OTTAWA — Defence Minister Bill Blair says he is "absolutely committed" to ensuring budget cuts to his department don't affect Armed Forces members or their ability to respond to domestic emergencies, despite a recent report warning the military is not meeting its objectives because of a lack of trained soldiers and viable equipment.
"We believe that there are savings to be had," Blair told the House of Commons defence committee Thursday, pointing to consultant reports, professional services and travel as examples.
"We are looking at ways in which we can eliminate unnecessary costs, but none of those reductions are to impact the Canadian Armed Forces' capability or the supports that we provide to the men and women of the Canadian Armed Forces."
Blair and the chief of the defence staff, Gen. Wayne Eyre, were invited to speak about the rising number of domestic military operations and the challenges that poses for the Canadian Armed Forces.
A recent Defence Department report said the response to this year's record wildfires and other natural disasters put a strain on the military's operational readiness, as did the government's continued support of Ukraine in its bid to repel Russia's invasion.
Blair told the committee that as climate change gets worse, the demands for domestic deployments in floods and wildfires is growing rapidly.
Between 2010 and 2016, he said, there were an average of two requests for help from provinces each year that required the military to respond.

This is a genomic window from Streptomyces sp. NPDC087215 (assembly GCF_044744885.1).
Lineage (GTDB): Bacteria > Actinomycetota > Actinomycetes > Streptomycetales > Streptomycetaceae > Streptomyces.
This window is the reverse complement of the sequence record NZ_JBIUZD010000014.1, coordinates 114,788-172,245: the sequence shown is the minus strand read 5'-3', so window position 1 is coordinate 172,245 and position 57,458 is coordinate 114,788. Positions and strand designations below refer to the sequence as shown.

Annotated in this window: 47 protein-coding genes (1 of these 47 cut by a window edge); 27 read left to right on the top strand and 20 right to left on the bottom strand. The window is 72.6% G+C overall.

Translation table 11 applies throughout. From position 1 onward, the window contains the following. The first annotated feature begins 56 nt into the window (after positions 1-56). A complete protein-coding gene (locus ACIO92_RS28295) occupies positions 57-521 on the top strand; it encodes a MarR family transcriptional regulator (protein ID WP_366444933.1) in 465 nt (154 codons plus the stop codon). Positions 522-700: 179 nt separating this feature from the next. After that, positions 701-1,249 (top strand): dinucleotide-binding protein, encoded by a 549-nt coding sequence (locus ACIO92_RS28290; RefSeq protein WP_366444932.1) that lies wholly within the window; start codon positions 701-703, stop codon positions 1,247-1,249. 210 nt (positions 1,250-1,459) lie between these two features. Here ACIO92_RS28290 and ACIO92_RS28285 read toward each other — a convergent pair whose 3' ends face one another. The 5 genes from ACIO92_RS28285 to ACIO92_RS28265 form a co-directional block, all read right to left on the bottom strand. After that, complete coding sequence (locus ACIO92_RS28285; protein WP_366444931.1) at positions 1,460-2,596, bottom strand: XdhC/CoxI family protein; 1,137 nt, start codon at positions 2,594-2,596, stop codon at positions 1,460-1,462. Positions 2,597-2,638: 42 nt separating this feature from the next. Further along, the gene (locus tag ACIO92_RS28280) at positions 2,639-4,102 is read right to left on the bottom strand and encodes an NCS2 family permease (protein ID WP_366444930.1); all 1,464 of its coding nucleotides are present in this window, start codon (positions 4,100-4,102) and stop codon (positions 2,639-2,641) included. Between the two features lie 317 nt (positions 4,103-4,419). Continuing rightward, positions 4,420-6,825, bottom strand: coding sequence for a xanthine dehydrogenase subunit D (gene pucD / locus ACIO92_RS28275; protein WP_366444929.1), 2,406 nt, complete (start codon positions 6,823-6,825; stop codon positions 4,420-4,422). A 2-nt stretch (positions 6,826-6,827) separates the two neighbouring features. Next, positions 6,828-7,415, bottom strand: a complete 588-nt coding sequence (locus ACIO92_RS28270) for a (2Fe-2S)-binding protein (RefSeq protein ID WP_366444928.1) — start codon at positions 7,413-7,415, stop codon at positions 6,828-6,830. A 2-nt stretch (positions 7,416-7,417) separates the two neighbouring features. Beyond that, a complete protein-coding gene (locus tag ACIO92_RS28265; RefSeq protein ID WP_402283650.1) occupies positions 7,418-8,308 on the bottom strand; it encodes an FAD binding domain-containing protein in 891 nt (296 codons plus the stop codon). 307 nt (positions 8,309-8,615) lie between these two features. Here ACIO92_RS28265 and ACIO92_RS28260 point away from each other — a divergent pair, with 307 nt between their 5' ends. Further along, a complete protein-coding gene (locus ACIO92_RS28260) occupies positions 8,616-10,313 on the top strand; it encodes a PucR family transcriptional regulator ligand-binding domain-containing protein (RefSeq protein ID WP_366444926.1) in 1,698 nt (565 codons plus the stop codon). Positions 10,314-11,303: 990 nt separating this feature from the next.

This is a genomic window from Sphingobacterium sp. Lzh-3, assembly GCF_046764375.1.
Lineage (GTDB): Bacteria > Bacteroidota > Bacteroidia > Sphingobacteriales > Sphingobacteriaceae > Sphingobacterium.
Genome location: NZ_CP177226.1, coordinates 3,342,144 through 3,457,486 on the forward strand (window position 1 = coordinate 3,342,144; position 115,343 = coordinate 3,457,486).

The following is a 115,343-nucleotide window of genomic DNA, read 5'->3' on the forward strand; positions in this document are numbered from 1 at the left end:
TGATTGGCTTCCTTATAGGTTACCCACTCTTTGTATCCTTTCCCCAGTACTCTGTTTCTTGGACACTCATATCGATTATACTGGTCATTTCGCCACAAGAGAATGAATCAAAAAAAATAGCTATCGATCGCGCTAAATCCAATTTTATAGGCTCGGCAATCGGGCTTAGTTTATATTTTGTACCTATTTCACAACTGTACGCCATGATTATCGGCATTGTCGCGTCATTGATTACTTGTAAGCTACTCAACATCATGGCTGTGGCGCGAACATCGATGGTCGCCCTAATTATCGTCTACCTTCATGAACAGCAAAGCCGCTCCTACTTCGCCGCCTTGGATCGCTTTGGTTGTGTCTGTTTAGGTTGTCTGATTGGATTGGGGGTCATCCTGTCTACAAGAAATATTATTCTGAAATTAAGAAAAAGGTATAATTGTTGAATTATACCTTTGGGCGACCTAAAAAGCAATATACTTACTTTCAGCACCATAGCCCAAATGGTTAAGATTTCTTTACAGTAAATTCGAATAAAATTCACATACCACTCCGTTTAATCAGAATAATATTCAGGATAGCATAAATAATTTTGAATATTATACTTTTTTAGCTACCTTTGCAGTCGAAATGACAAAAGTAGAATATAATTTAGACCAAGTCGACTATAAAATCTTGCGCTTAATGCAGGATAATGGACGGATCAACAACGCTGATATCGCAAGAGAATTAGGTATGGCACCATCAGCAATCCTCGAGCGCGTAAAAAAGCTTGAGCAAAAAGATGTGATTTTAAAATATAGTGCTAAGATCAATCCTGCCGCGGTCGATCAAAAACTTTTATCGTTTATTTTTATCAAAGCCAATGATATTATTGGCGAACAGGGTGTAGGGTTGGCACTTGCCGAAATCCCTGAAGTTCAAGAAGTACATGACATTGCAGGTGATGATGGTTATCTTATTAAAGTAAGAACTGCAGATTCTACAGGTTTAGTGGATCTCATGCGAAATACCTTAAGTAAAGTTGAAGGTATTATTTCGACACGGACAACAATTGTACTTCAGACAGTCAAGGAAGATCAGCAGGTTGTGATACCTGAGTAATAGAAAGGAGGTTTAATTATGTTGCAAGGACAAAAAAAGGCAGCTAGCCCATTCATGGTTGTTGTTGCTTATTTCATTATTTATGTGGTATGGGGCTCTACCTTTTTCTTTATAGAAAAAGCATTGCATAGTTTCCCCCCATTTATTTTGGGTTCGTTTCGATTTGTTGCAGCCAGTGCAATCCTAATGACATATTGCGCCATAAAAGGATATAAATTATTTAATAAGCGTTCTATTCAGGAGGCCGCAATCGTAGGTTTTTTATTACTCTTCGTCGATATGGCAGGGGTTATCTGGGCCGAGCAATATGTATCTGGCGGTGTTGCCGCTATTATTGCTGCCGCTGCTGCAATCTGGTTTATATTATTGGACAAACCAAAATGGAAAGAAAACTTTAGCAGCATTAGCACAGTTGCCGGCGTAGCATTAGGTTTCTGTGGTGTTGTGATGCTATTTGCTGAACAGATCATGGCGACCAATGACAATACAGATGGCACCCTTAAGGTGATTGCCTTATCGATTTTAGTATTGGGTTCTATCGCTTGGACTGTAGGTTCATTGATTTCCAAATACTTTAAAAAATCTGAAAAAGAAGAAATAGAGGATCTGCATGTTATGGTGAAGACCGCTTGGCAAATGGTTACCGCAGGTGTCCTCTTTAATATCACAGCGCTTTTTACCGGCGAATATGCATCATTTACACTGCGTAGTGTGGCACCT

This year, there were eight, largely due to massive wildfires that raged in almost every province for weeks on end.
The department's annual results report noted the military is not ready to conduct concurrent operations and is not meeting the requirements of Canada's defence policy, the 2017 document "Strong, Secure, Engaged."
"Readiness of CAF force elements have continued to decrease over the course of the last year, aggravated by decreasing number of personnel and issues with equipment and vehicles," the report said.
Blair told the committee that recruitment is still a problem. The Armed Forces has said it is short about 16,000 troops in the regular and reserve forces and that another 10,000 soldiers do not have the training they need to be deployed.
Eyre has often said the federal government needs to call in the troops less often in its response to natural disasters, and return to the practice of making them a last resort.
"What we need is intermediate capacity at the municipal and provincial level to be drawn upon," he said.
Eyre was asked what impact domestic deployments have on other military missions.
He pointed out that, for example, the same battalion that is currently deployed to help with possible evacuations of Canadians from Lebanon was deployed in Quebec fighting fires in the summer.
Blair has said he believes the military's mandate includes responding to natural disasters in Canada.
But he said Thursday that he agrees the military cannot be the first responder, even if provinces are asking for military help more and more often. He said the military is also never ordered to respond, but is always asked what help it can provide.
Sometimes the answer to a request from a province for military aid is no, said Blair.
"I hear very clearly from premiers and ministers of the provinces and territories they really, really value the CAF contribution. It's one of the first things they ask for," he said.
"And on many occasions, we've had to say, 'That's not the appropriate response. We'll provide you with other help.'"
About 2,100 members of the Armed Forces fought wildfires this summer for more than 130 consecutive days, Blair said, adding that he expects demand for help will increase.
"This support doesn't come without a cost," Blair said.
He noted that responding to natural disasters puts added stress on the troops and equipment, and on overall readiness.
"I want to assure you all that I hear that very clearly, I see that impact and I'm committed to help."
This report by The Canadian Press was first published Nov. 23, 2023.
Sarah Ritchie and Mia Rabson, The Canadian Press